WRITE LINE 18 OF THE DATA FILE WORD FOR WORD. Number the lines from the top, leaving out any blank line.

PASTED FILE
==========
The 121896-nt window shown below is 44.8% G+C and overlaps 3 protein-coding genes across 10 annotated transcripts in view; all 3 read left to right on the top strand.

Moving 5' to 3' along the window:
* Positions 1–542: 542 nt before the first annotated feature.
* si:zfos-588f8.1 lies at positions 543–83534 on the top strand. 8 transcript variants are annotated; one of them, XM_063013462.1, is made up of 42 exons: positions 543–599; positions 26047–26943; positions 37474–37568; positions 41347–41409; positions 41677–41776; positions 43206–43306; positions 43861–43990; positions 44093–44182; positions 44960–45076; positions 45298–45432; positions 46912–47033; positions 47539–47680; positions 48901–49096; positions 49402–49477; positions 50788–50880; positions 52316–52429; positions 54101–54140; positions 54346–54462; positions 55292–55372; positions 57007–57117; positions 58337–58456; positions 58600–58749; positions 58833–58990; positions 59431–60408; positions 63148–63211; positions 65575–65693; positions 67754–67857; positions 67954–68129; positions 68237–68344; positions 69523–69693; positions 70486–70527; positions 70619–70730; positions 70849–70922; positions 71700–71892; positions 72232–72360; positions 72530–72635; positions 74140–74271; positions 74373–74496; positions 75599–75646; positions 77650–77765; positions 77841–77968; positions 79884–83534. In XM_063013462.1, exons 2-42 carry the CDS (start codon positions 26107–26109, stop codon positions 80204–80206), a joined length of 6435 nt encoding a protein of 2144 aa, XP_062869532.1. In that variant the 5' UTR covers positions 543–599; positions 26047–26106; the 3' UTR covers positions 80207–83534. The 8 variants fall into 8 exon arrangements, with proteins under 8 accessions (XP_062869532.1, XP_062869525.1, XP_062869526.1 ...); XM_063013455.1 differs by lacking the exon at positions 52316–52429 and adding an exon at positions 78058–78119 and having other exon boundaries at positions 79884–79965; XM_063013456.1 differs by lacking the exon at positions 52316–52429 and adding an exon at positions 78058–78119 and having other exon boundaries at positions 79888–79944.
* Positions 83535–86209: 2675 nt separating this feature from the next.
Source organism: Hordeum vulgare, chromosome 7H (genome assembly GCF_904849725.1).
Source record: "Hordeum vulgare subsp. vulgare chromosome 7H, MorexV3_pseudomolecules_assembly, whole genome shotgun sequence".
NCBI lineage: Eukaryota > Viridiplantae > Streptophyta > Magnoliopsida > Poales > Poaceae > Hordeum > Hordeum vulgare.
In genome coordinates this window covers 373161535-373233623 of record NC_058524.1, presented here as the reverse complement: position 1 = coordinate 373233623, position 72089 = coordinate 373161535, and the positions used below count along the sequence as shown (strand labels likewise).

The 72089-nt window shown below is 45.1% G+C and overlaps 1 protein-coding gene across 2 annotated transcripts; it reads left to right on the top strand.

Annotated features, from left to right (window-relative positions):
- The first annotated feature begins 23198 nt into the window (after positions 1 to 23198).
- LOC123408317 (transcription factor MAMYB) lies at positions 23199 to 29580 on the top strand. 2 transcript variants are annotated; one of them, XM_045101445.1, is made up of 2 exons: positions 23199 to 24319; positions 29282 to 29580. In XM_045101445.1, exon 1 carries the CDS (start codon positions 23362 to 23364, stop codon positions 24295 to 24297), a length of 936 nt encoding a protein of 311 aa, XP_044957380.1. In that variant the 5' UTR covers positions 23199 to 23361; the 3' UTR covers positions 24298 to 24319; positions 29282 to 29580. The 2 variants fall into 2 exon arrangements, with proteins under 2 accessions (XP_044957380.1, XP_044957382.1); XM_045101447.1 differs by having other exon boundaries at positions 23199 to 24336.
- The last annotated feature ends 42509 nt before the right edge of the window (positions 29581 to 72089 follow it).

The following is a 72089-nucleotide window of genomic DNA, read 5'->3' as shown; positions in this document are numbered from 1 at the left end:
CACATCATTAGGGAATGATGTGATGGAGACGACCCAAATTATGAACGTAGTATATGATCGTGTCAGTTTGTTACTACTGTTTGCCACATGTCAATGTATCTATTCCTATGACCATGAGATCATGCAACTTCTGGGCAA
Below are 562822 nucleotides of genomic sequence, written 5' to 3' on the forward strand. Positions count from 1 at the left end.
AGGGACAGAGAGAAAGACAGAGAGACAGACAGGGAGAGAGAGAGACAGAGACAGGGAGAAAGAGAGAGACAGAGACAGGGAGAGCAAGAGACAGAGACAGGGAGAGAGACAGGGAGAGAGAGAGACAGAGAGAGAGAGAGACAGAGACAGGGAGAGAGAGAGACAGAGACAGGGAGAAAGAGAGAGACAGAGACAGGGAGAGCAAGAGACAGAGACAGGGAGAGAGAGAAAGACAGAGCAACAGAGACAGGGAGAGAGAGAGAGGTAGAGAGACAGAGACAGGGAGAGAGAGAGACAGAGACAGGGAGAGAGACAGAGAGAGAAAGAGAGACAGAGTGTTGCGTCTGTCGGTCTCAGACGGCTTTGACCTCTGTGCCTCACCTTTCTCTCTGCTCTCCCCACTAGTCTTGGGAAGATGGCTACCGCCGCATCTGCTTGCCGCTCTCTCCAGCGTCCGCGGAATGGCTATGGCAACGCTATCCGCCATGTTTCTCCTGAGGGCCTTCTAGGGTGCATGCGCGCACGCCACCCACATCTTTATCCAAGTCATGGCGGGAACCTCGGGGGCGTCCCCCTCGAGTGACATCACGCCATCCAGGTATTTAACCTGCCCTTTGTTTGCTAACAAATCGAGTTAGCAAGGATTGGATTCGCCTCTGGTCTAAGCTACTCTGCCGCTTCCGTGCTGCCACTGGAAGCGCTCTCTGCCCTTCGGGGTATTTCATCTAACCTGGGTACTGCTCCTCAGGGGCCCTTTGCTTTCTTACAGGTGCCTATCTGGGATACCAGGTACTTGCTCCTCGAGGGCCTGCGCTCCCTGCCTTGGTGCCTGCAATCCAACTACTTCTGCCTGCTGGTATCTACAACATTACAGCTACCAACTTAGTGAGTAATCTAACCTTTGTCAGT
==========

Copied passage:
AGGGACAGAGAGAAAGACAGAGAGACAGACAGGGAGAGAGAGAGACAGAGACAGGGAGAAAGAGAGAGACAGAGACAGGGAGAGCAAGAGACAGAGACAGGGAGAGAGACAGGGAGAGAGAGAGACAGAGAGAGAGAGAGACAGAGACAGGGAGAGAGAGAGACAGAGACAGGGAGAAAGAGAGAGACAGAGACAGGGAGAGCAAGAGACAGAGACAGGGAGAGAGAGAAAGACAGAGCAACAGAGACAGGGAGAGAGAGAGAGGTAGAGAGACAGAGACAGGGAGAGAGAGAGACAGAGACAGGGAGAGAGACAGAGAGAGAAAGAGAGACAGAGTGTTGCGTCTGTCGGTCTCAGACGGCTTTGACCTCTGTGCCTCACCTTTCTCTCTGCTCTCCCCACTAGTCTTGGGAAGATGGCTACCGCCGCATCTGCTTGCCGCTCTCTCCAGCGTCCGCGGAATGGCTATGGCAACGCTATCCGCCATGTTTCTCCTGAGGGCCTTCTAGGGTGCATGCGCGCACGCCACCCACATCTTTATCCAAGTCATGGCGGGAACCTCGGGGGCGTCCCCCTCGAGTGACATCACGCCATCCAGGTATTTAACCTGCCCTTTGTTTGCTAACAAATCGAGTTAGCAAGGATTGGATTCGCCTCTGGTCTAAGCTACTCTGCCGCTTCCGTGCTGCCACTGGAAGCGCTCTCTGCCCTTCGGGGTATTTCATCTAACCTGGGTACTGCTCCTCAGGGGCCCTTTGCTTTCTTACAGGTGCCTATCTGGGATACCAGGTACTTGCTCCTCGAGGGCCTGCGCTCCCTGCCTTGGTGCCTGCAATCCAACTACTTCTGCCTGCTGGTATCTACAACATTACAGCTACCAACTTAGTGAGTAATCTAACCTTTGTCAGT